Bangladesh is a country of paradoxes. The eighth most populous country of the world, it has attracted considerable attention from the international media and western policy-makers in recent years, often for the wrong reasons: corruption, natural disasters caused by its precarious geographical location, and volatile political situations with several military coups, following its independence from Pakistan in 1971. Institutional corruption, growing religious intolerance and Islamist militancy have reflected the weakness of the state and undermined its capacity. Yet the country has demonstrated significant ecomic potential and has achieved successes in areas such as female education, population control and reductions in child mortality. Ali Riaz here examines the political processes which engendered these paradoxical tendencies, taking into account the problems of democratization and the effects this has had, and will continue to have, in the wider South Asian region. This comprehensive and unique overview of political and historical developments in Bangladesh since 1971 will provide essential reading for observers of Bangladesh and South Asia.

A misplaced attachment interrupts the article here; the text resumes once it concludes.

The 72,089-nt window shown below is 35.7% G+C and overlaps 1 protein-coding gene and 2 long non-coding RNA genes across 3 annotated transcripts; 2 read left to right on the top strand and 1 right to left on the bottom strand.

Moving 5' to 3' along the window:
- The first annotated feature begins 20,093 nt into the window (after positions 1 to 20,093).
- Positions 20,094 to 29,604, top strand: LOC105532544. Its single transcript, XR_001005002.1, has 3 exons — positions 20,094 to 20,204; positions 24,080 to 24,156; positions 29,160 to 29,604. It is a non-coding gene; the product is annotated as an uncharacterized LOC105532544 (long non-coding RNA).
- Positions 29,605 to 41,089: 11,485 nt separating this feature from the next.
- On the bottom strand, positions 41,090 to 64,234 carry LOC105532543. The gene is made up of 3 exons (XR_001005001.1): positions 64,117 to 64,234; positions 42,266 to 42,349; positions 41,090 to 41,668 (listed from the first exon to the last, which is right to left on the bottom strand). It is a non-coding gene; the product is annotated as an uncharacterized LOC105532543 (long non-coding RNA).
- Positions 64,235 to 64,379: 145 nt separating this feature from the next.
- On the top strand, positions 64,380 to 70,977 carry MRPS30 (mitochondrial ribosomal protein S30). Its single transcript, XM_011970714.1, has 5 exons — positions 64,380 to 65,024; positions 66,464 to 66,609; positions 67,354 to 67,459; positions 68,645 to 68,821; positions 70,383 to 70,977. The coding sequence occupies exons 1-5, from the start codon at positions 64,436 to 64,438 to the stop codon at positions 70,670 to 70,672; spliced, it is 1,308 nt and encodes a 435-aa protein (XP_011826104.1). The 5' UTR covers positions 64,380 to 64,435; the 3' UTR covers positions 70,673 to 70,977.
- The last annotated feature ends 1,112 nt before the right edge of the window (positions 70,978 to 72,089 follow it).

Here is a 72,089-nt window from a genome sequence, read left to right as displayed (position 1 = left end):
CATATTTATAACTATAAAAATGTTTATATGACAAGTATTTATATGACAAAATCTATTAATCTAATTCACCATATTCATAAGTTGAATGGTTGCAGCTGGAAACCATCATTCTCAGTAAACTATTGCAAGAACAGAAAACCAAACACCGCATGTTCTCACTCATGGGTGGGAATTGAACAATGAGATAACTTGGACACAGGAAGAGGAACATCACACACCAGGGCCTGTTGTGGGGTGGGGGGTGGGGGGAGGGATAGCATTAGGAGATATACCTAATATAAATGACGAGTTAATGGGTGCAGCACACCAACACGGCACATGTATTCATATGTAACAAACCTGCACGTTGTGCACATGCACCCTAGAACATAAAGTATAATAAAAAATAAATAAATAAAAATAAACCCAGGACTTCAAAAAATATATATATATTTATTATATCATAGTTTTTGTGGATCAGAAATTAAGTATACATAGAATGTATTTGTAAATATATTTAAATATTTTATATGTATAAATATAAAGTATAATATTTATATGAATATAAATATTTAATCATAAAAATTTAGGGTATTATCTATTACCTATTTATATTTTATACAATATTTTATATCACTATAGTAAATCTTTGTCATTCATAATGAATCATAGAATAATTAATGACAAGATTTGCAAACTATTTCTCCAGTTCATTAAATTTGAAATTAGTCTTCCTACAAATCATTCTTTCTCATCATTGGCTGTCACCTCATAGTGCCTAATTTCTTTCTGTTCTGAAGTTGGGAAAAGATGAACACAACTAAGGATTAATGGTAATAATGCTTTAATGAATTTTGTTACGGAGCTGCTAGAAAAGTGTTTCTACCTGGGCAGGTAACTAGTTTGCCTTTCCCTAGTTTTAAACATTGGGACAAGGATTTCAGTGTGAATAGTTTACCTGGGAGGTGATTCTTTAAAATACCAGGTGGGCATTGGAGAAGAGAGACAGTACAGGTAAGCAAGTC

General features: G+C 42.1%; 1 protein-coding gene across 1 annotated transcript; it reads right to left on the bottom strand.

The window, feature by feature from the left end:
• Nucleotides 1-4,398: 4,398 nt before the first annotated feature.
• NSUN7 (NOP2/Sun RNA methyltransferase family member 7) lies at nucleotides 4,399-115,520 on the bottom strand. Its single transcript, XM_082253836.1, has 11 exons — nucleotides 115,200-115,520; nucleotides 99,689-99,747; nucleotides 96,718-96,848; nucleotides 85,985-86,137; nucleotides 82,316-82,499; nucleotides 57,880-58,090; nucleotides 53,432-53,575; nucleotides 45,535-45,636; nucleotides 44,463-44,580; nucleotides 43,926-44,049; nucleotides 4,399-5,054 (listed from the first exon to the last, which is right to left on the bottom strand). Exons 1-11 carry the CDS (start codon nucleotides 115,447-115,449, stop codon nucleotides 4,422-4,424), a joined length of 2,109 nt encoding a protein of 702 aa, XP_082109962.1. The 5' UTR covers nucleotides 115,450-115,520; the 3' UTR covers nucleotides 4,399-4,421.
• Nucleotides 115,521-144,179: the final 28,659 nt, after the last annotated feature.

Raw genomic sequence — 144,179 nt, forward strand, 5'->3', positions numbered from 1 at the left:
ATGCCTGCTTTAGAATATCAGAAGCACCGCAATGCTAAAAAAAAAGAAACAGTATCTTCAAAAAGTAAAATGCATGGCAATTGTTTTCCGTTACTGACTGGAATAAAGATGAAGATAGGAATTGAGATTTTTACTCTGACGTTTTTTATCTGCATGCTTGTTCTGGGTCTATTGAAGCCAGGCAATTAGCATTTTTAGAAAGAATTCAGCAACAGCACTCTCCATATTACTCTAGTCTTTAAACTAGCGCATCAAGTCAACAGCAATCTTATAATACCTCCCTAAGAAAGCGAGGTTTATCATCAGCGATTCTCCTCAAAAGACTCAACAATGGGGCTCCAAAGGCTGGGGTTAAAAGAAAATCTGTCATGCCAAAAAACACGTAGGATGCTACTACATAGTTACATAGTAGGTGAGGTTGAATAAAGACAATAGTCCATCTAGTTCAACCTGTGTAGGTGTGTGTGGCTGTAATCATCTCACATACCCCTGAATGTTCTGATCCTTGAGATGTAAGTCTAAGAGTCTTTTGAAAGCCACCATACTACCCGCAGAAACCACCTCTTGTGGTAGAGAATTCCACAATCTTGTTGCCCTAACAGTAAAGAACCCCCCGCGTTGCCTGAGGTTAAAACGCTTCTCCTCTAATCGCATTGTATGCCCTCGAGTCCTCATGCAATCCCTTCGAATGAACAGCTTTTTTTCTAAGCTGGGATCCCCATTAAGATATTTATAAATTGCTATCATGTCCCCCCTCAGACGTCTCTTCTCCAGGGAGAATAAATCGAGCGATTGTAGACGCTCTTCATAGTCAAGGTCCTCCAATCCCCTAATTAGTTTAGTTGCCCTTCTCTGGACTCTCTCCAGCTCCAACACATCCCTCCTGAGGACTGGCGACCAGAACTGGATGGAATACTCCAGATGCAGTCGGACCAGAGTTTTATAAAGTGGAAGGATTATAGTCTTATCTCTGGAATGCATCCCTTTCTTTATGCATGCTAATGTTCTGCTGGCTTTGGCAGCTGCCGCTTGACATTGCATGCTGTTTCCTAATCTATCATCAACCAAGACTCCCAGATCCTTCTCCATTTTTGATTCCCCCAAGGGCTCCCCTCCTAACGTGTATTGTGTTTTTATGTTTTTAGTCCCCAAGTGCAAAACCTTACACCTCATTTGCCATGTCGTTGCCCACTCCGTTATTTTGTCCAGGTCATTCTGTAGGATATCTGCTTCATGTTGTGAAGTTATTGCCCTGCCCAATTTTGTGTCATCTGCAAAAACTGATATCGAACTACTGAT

Ali Riaz is Professor and Chair of Department of Politics and Government at Illinois State University. He has previously taught at Dhaka University, The University of Lincoln and Claflin University, South Carolina and worked as a broadcast journalist at the BBC World Service in London. He holds a Ph.D. in Political Science from the University of Hawai'i.
I.B.Tauris & Co Ltd.
Date of Publication
International Library of Twentieth Century History